I SEE U with Eddie Robinson-logo

I SEE U with Eddie Robinson

News & Politics Podcasts

I SEE U is a unique new program that gives voice to those who have often been unheard. Hosted by Houston Public Media’s Eddie Robinson, I SEE U explores cultural identity through the stories of people and places that have been transformed by the effects of long-standing biases. Eddie guides fascinating conversations with newsmakers who share their personal histories, their struggles and their triumphs. In listening, we learn to empathize and hopefully experience a few ‘a-ha’ moments for ourselves.

I SEE U is a unique new program that gives voice to those who have often been unheard. Hosted by Houston Public Media’s Eddie Robinson, I SEE U explores cultural identity through the stories of people and places that have been transformed by the effects of long-standing biases. Eddie guides fascinating conversations with newsmakers who share their personal histories, their struggles and their triumphs. In listening, we learn to empathize and hopefully experience a few ‘a-ha’ moments for ourselves.

Location:

United States

Description:

I SEE U is a unique new program that gives voice to those who have often been unheard. Hosted by Houston Public Media’s Eddie Robinson, I SEE U explores cultural identity through the stories of people and places that have been transformed by the effects of long-standing biases. Eddie guides fascinating conversations with newsmakers who share their personal histories, their struggles and their triumphs. In listening, we learn to empathize and hopefully experience a few ‘a-ha’ moments for ourselves.

Language:

English

Contact:

7137488888


Episodes

59: Real Hot Girl Inspiration

9/23/2022
Members of a group of community-based organizations recently embarked upon a month-long bus caravan that stretched across several cities throughout the southern region of the country, including places like Atlanta; Birmingham; Little Rock, Arkansas; Houston and Jackson, Mississippi. The tour was designed specifically to support Black girls and young women by providing them with resources and networking tools to help build on their personal and professional career goals. Appropriately titled,...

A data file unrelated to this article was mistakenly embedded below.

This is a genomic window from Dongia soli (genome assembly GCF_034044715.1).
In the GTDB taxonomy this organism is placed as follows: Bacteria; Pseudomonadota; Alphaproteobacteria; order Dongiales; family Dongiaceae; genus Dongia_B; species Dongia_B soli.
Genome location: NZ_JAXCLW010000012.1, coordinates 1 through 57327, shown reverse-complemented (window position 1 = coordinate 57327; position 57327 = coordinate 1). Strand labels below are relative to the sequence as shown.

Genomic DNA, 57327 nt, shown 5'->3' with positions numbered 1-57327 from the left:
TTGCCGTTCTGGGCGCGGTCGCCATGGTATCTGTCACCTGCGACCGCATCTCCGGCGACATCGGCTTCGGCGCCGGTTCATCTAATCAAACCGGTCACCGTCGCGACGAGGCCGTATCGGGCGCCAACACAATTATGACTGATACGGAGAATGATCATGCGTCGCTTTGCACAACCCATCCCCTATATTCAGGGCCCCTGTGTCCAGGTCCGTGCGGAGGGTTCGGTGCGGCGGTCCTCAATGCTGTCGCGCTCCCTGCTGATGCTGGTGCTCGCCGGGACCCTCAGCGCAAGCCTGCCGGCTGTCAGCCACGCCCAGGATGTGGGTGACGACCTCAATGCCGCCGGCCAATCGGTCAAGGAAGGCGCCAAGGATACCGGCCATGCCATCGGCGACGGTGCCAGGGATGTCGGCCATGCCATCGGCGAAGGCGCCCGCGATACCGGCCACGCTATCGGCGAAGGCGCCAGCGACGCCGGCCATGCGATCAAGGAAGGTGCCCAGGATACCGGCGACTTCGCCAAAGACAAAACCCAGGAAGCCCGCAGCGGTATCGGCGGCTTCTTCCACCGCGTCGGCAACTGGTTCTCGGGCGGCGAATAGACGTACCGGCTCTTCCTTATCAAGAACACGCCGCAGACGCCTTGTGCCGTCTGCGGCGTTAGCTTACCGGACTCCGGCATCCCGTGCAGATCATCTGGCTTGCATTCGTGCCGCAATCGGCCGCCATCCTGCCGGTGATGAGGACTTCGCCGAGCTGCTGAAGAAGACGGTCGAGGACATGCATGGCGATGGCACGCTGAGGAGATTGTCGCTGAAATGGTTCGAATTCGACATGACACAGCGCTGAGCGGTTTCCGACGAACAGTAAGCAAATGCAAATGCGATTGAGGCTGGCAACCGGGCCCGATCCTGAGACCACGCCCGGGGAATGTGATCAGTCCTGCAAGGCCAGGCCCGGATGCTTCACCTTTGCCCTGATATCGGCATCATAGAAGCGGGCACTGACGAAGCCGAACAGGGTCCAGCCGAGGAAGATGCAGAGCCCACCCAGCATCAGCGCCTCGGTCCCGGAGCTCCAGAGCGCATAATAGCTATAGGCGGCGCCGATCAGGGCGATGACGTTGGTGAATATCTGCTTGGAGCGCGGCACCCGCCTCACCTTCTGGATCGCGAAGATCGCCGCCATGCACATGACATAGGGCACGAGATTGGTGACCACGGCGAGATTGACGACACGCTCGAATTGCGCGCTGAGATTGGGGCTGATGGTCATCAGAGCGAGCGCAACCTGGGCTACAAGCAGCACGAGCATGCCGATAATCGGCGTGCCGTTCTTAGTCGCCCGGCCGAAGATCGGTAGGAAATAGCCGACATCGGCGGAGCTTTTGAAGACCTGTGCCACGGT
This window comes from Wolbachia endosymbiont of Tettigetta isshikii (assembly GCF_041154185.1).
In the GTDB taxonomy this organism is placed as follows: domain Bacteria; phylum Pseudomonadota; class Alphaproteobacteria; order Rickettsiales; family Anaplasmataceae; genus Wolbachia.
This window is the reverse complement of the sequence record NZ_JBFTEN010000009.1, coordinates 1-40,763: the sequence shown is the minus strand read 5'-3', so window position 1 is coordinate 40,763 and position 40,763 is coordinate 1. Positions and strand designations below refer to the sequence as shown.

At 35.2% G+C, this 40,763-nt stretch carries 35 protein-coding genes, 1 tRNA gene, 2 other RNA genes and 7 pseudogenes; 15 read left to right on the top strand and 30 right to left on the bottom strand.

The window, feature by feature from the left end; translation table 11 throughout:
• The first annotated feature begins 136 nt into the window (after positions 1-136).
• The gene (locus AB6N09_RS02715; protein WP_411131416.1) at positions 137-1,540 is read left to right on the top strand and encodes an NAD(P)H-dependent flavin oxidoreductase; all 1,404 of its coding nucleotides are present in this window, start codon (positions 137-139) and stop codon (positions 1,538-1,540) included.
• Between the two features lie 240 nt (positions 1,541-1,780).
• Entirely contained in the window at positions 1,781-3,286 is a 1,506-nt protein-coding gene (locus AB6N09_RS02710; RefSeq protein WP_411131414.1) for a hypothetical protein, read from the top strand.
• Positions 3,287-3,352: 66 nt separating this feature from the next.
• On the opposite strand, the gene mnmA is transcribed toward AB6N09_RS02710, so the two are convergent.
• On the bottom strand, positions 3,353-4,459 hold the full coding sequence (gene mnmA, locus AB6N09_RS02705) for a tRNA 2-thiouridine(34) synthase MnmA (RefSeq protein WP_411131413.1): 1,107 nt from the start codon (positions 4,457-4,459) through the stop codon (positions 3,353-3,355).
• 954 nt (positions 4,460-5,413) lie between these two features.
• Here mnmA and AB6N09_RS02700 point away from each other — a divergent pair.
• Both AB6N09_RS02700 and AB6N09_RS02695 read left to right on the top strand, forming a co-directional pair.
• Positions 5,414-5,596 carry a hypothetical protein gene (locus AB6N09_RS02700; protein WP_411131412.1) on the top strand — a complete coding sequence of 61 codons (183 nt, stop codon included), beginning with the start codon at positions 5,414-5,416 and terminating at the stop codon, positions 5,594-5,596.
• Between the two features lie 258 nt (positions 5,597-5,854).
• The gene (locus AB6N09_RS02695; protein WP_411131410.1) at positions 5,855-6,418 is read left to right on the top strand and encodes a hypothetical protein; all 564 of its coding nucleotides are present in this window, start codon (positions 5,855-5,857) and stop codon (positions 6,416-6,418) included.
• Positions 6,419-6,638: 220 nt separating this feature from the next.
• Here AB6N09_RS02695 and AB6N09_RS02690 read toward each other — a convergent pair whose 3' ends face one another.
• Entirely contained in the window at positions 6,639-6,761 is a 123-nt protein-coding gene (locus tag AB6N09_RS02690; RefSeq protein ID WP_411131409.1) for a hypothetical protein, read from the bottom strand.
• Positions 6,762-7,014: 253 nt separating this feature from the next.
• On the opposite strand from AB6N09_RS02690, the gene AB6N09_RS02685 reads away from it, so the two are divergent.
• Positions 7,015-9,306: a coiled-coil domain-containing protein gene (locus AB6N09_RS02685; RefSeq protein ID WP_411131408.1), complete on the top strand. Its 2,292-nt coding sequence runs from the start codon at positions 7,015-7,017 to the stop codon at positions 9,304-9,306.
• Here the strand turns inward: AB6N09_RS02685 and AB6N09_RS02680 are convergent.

58: Slavery Ties That Bind Freedom

9/16/2022
Betty Ann Kilby and her family were terrorized when they defied their local school board and the governor of Virginia to desegregate the only high school in their county in 1959. And yet, nearly 50 years later, in 2007, she was willing to talk to a descendant of a family who had once enslaved her ancestors. It was a defining move reminiscent of a well-known quote in Rev. Dr. Martin Luther King’s ‘I Have a Dream’ speech of 1963. The passage read in part: “I have a dream that one day… the sons...

Duration:01:09:29

57: How to Add Color to White Supremacy

9/10/2022
Author Jill Nagle is not intimidated by facilitating open and honest conversations about white supremacy. She’s even designed workshops and programs to help counsel and coach white people to help them better understand how racism works and how they can use their white privilege to make a difference. But are these programs and teachings really working? Find out as I SEE U takes a provocative look at what some people are doing to overcome racist attitudes and behaviors. Host Eddie Robinson...

Duration:00:52:31

56: Play That Funky Music, Brian Culbertson

9/2/2022
Veteran jazz keyboardist Brian Culbertson has a 25-album discography that offers up his signature sounds of funky instrumentals, sexy soul jams and straight-up, smooth R&B grooves. With a career of delivering some 40 Billboard No. 1 singles, he’s performed and recorded with the industry’s finest – from Stevie Wonder and Bootsy Collins to the late Prince and Maurice White, the founder of the iconic band, Earth Wind & Fire. Culbertson has also earned a very loyal fan base, including online...

Duration:00:52:16

55: Feeding Souls During Harvey

8/26/2022
Brian Greene is President of Houston Food Bank, the largest food distribution bank in the nation. Greene, who once headed the New Orleans food bank, arrived in Houston on the tailwinds of 2005’s Hurricane Katrina when his own Crescent City home flooded with water – only to be pummeled by Hurricane Harvey in 2017, where the first floor of his Houston home took on three feet of storm water. Join I SEE U Host Eddie Robinson as we reflect on one of Houston’s costliest and most devastating...